Today I met with a married couple who own a house, but due to her job loss and his reduced hours at work, they are now unable to service their debts. They used their credit cards to survive while she was off work, and even though she has found another job, they don’t earn enough each month to pay all of their credit card bills.
Their most pressing question: “If we have to go bankrupt, will we lose our house?”
The answer depends on the value of the house, and the amount owing on the mortgage. If there is positive equity in your house, if you go bankrupt, you must either surrender the house to the trustee, or pay the trustee the value of the equity, which is then distributed to your creditors.
UPDATE: For complete information on the most recent exemption limits on what you can keep in a bankruptcy, including home equity limits, see our post on Ontario bankruptcy exemption laws.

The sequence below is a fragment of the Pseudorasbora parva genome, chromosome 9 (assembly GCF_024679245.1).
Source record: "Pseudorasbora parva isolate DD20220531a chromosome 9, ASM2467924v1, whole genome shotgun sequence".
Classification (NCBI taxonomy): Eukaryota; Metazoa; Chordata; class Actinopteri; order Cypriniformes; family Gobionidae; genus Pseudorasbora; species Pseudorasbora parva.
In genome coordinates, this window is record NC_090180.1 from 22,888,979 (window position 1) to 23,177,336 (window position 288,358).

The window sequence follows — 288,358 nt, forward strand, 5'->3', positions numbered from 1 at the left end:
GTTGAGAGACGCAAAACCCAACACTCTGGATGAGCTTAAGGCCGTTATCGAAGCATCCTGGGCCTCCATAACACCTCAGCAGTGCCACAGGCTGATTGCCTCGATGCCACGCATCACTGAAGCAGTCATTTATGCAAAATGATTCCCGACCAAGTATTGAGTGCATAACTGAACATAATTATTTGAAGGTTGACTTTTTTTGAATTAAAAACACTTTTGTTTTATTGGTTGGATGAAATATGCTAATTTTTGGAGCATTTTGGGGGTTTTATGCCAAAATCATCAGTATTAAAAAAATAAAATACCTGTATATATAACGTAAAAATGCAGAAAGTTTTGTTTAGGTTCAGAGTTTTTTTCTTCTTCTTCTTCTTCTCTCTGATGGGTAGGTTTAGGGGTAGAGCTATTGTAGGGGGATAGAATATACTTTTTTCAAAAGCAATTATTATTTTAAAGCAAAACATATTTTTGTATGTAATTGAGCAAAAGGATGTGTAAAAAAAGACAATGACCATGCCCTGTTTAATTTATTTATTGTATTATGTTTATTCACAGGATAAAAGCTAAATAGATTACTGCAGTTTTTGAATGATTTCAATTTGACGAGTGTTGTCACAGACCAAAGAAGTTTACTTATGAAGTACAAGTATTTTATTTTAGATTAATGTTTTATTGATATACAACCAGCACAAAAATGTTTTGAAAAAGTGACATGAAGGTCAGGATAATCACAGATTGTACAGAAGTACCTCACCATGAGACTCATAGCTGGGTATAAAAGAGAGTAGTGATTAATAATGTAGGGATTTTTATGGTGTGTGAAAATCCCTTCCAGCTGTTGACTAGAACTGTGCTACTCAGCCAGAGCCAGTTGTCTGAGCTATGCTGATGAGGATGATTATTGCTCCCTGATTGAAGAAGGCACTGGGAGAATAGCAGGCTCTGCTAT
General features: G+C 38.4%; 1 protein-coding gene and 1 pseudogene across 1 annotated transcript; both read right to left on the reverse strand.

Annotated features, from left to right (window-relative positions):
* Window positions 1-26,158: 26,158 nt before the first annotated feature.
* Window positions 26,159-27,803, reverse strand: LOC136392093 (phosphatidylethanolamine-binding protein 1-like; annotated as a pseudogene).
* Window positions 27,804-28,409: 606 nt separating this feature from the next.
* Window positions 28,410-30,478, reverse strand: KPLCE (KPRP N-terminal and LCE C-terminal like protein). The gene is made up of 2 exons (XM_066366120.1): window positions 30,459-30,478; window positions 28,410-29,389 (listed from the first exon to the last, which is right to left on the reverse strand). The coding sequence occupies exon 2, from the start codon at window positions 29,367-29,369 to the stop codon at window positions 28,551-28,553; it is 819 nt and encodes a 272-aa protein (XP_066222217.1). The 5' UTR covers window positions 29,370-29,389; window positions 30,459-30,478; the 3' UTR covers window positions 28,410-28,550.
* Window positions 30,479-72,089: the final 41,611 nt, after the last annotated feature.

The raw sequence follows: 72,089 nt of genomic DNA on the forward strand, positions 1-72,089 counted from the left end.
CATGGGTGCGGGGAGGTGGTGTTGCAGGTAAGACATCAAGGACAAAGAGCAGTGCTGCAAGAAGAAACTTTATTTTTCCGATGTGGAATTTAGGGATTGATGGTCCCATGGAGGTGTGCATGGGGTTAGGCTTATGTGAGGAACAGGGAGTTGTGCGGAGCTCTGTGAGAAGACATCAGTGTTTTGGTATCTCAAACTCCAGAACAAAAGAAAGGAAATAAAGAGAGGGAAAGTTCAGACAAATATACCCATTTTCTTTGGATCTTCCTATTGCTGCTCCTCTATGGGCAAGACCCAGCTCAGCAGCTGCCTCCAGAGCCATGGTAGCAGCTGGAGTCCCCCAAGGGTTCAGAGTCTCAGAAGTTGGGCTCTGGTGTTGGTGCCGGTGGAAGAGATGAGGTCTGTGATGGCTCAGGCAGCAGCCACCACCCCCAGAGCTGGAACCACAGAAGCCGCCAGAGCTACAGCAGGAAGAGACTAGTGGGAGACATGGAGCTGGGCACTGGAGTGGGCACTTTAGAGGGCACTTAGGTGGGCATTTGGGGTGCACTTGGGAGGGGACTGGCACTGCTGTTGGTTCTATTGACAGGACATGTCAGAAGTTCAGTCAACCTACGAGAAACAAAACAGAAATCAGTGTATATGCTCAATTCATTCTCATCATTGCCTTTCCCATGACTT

I advised the couple to get an appraisal on their house so we have accurate numbers to help make this decision. Based on our rough numbers, it appears there is about $15,000 in equity in their house, so bankruptcy may be a problem.
I suggested that instead of going bankrupt and losing their house, they could keep their home by filing a consumer proposal. If in a bankruptcy the creditors would expect to receive $15,000 for their house, we could offer as a proposal perhaps $20,000, to be paid over a period of 50 months (at $400 per month).
The creditors may accept that proposal, since it’s more than they would get in a bankruptcy. It’s also a good deal for this couple, since they don’t lose their house, and they can afford to pay $400 per month.
There are other factors to consider before deciding if a proposal is the correct option, so if you or someone you know is in a similar situation, we recommend you discuss your individual situation with a bankruptcy trustee. With offices across Ontario, we can help you review your options.